DETAILED DESCRIPTION OF THE DRAWINGS Referring now to the drawings, it should be noted that the mobile milk processing plant of the instant invention generally designated by reference numeral 2 is disposed upon a movable vehicle which preferably includes a tractor 4 and a trailer 6. In the preferred inventive embodiment, tractor 4 comprises a conventional deisel tractor such as is available from many manufacturers. Trailer 6 also is of conventional design and preferably is of a configuration commonly known in the trucking trade as a closed electronics van." Tractor 4 is coupled to the trailer section 6 through a conventional fifth wheel assembly 8 so that the tractor serves to pull the trailer section. It should be apparent that the drive, wheels, and other parts of the respective tractor and trailer units do not depart from conventional design and, it should be noted that the movable vehicle of the instant invention can be of virtually any type so as to incorporate the processing system to be described herein below.

Continuing, an auxiliary and oversized generator generally designated by reference numeral 10 is preferably mounted on the tractor 4 immediately behind the cab, though it should be appreciated that generator 10 could be mounted in any suitable location. Generator 10 is preferably driven directly from a power take-off connection 12 provided on the drive shaft 14 of the tractor which leads from a non-illustrated transmission of the deisel engine. Of course, and as discussed, generator 10 could be driven by an independent motor, though at an economic disadvantage.

GeneratorlO preferably has an output rating of a minimum of kilowatts although the only requirement for the generator is that its power output be sufficiently great to service the refrigeration means and heat generation means of the pasteurizer, as well as to run the remainder of the related equipment in the combination. As should further be appreciated, a separate auxiliary generator such as generator 10 is required for producing the requisite amount of power since the normal alternator or generator found in deisel or gasoline engines, for example, certainly would not be sufficient for this purpose. Further, the utilization of a so-called oversized" electrical generator enables the heat generating equipment to be of small physical size, due to the relatively large amounts of power available.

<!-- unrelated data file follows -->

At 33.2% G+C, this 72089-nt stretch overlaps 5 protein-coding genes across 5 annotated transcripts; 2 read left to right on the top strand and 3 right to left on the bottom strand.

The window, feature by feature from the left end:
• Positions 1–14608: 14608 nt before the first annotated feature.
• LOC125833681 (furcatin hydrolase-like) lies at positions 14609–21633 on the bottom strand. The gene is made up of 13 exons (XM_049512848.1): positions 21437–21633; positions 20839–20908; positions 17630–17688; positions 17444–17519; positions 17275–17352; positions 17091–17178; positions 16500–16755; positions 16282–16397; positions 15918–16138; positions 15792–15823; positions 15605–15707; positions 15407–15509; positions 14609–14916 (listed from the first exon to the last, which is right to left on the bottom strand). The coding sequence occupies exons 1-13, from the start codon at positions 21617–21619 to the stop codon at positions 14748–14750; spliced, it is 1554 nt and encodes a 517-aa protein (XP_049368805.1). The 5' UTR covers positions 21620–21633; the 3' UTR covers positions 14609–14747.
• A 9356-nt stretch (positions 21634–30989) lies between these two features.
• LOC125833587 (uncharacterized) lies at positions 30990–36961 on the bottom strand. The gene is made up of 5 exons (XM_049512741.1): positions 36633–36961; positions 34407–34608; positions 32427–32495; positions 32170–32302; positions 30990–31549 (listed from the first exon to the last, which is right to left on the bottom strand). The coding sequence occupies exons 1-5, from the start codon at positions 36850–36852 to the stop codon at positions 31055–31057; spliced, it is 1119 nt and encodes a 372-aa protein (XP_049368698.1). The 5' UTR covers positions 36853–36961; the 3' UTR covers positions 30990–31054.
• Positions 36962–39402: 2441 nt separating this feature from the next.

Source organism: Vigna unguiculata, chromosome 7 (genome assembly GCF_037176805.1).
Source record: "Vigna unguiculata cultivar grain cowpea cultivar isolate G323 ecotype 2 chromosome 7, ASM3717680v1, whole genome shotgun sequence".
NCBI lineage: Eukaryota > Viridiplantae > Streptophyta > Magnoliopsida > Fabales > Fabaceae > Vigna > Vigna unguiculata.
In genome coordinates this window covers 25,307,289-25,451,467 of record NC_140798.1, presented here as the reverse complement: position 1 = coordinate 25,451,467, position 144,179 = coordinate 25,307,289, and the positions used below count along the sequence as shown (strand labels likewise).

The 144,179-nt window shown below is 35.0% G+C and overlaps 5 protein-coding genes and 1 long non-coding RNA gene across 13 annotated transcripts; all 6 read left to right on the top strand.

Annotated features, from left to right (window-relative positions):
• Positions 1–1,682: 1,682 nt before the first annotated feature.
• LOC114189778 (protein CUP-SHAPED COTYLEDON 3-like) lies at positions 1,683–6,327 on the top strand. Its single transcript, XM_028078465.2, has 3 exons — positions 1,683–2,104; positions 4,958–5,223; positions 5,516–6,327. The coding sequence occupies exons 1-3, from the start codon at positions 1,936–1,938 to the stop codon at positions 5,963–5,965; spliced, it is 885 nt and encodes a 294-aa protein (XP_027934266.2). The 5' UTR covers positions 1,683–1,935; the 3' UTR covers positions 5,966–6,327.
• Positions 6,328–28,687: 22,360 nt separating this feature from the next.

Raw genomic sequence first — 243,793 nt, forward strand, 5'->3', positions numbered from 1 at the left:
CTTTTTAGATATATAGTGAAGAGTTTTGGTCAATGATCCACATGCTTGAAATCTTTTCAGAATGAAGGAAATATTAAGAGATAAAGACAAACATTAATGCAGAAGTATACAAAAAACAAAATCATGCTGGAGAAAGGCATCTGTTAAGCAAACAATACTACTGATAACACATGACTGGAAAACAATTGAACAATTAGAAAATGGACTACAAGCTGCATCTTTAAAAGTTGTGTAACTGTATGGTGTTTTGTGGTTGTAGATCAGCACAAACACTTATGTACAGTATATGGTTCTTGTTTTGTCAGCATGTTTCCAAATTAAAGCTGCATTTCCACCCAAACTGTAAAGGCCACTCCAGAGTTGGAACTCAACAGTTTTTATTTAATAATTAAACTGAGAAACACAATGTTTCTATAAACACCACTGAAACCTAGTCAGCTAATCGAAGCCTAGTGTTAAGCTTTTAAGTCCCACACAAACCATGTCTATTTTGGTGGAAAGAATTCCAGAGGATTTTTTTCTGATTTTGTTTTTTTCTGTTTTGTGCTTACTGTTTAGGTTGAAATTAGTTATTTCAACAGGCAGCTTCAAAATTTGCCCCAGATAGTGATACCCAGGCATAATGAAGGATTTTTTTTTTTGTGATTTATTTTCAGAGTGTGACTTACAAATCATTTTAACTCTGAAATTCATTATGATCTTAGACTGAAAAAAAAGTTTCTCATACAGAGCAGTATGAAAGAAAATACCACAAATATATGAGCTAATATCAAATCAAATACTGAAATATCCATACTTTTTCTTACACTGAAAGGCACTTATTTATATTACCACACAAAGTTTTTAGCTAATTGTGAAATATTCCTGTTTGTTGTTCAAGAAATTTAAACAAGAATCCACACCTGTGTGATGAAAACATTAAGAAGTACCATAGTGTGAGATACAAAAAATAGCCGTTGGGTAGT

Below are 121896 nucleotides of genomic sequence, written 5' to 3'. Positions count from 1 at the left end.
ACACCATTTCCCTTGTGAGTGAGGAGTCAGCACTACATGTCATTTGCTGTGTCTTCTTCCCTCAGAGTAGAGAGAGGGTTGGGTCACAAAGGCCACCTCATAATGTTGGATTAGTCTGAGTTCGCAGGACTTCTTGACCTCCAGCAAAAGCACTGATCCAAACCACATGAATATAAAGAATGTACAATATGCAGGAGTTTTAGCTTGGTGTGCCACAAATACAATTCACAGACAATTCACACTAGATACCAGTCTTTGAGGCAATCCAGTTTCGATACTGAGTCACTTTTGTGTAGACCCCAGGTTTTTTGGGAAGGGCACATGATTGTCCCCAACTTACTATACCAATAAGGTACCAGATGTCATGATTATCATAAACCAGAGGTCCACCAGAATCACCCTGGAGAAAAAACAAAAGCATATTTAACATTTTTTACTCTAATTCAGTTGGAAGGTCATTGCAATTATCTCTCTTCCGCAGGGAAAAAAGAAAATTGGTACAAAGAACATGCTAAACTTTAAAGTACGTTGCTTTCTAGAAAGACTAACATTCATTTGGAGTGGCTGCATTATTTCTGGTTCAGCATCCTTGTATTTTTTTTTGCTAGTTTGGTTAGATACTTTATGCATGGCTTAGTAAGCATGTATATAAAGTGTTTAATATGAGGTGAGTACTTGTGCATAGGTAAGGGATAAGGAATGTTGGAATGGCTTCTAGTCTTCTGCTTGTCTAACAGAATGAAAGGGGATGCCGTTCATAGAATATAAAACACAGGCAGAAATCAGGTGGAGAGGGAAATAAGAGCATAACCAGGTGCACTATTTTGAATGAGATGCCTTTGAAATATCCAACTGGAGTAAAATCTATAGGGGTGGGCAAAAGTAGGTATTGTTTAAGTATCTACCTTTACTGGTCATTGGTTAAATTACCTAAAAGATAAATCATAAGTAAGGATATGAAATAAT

The trailer 6 of the mobile unit 2 of the instant invention is preferably contemplated to be divided into a plurality of internal compartments, such as forward compartment l8 and a rearward compartment 20 with the forward compartment 18 being of relatively smaller size. The forward compartment 18 can be termed a service compartment, whereas the rear compartment 20 is contemplated to contain the bulk of the milk processing equipment.

The forward or service compartment 18 incorporates an electrical distribution panel 22 which serves to distribute electrical power from the auxiliary generator 10 to the milk processing equipment. An enlarged schematic view of a typical disposition of the various electrical switches and the like can be seen in FIG. 6, although any suitable disposition and connection of components could be utilized.

Also contained within the service compartment 18 is an electrical heat generation unit 26 which, as discussed previously, can operate in several modes depending on whether a by-pass system is used, an aquastat system is used, and/or a velocity control system is used for regulating the temperature of the circulating water. It will be recalled that the circulating water is utilized as the heat exchange or transfer medium for maintaining proper temperatures in the pasteurizer to be discussed hereinbelow. The electric heat generator contemplated for utilization with the instant invention can be of conventional construction, such as manufactured by Electro-Pak, lnc., Reading, Pa., with a 48 kilowatt hour rating. Of course, it should further be appreciated that the various ratings of the individual components described herein can be adjusted or altered in capacity depending upon the capacity of the pasteurizer and related components. The heat generator 26 is, as aforementioned, operated directly from the auxiliary electrical generator 10 through the electrical distribution panel 22, and basically includes a heating chamber into which a plurality of heating rods project so as to transfer heat therefrom to circulating water passing therethrough.

A refrigeration unit 24 is likewise provided within the service compartment 18 and, in the contemplated preferred embodiment, such refrigeration unit could be a unit known as a socalled instant chiller as manufactured by Chester Jenson Comapny, Chester, Pa., having a load rating of 12% tons and a flow'capacity of 60 gallons per minute. A compressor. 16 for the refrigeration unit 24 is disposed through the forward wall of the compartment 18 and it should be appreciated that refrigeration unit 24 along with its associated compressor 16 are likewise operated from the electrical generator 10 through the electrical distribution panel 22. in known manner, compressor 16 serves to compress a low vaporization temperature gas, such as Freon, and injects same into the refrigeration unit 24 so as to cool a pair of plates over which water is circulated.